Can the U.S dollar become Worthless?

Discussion in 'Economics' started by bat1, Jul 6, 2008.

  1. bat1

    bat1

    Oneday you walk into a store to buy something with your
    U.S dollars and they look at you and won't accept it.

    This is getting Scary...

    WASHINGTON (AP) -- Things in the U.S. sure are tough. Brother, can you spare a euro? Signs saying "We accept euros" are cropping up in the windows of some Manhattan retailers.


    The National Debt has continued to increase an average of
    $1.67 billion per day since September 28, 2007!
     
  2. That Euro sign in manhattan thing is old news - last year it started, if I remember correctly. And it's to appeal to european tourists, obviously.
     
  3. The Dollar can't become worthless in a very short period of time.

    But I fully expect it to lose 75-90% of its current value over the next 30 years. (I hope I'm wrong, for everyone's sake.) :mad:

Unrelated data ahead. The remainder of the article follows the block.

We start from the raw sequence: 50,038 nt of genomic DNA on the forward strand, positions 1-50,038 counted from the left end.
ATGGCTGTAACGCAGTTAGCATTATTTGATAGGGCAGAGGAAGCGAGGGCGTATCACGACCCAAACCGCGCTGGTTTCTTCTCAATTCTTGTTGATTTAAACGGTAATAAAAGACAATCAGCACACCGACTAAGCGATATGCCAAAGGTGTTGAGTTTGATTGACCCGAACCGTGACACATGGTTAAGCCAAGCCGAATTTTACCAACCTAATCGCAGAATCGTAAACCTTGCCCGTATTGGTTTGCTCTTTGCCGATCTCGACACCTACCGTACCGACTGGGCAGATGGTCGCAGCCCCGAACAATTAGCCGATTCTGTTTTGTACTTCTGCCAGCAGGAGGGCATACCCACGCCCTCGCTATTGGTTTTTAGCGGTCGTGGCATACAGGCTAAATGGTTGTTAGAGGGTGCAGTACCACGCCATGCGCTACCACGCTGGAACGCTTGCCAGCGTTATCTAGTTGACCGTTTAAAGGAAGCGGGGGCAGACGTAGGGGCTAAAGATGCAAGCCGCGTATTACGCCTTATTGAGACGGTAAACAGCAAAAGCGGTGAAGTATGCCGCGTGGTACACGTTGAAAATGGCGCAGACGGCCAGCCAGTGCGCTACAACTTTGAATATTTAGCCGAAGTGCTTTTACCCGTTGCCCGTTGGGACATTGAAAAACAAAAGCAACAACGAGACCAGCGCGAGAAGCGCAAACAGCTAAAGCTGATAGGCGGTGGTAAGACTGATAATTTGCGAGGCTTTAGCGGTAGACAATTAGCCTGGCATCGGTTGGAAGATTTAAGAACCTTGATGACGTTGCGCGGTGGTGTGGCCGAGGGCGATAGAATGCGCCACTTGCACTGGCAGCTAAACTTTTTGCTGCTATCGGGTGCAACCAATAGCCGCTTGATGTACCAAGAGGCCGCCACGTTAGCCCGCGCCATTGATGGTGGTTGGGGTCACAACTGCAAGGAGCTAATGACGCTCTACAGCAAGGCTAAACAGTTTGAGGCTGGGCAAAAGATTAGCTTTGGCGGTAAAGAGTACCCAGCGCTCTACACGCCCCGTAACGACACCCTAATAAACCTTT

4. bat1

    bat1

    Just how low can the dollar go before nobody wants it?

    What is backing our dollar????

    nothing but Debt! trillions in debt!!!!

    We are falling to 3rd world status as we speak!

    [​IMG]
     
  5. ME TOO!
     
  6. It was IMMEDIATELY after the 1980-1982 recession that the Fed began a policy of "money-pump on steriods... never back off... lie about the impact".

    See a correlation?
     
  7. There used to be a commonly used phrase: "I'll bet you a donut to a dollar"

    So what happened?

    In terms of everyday necessities the dollar has declined more then 75% in the last 3 decades and I expect the trend to continue if not accelerate.
     
  8. bat1

    bat1

    Looks like it sure can become worthless!
     
  9. hausse

    hausse

    I remember Kostolany comparing the bankruptcy of 3rd world countries to a bum and the bankruptcy of industrialized countries to a bankrupt businessman who still drives in his Rolls Royce in the Cote d'Azur and enjoys the finer things of life.

    I found that comparison quite apt and still do so and it is 25 years old. How long the dance continues depends on confidence in the money - which is an issue the Eurozone could face as well - and on having financing sources to avoid becoming unable to service the debt.

    Eventually it will be settled one way or another; re-payment at fair terms or reasonable purchasing power doesn't look realistic but what do we know.
     
    #10     Jul 6, 2008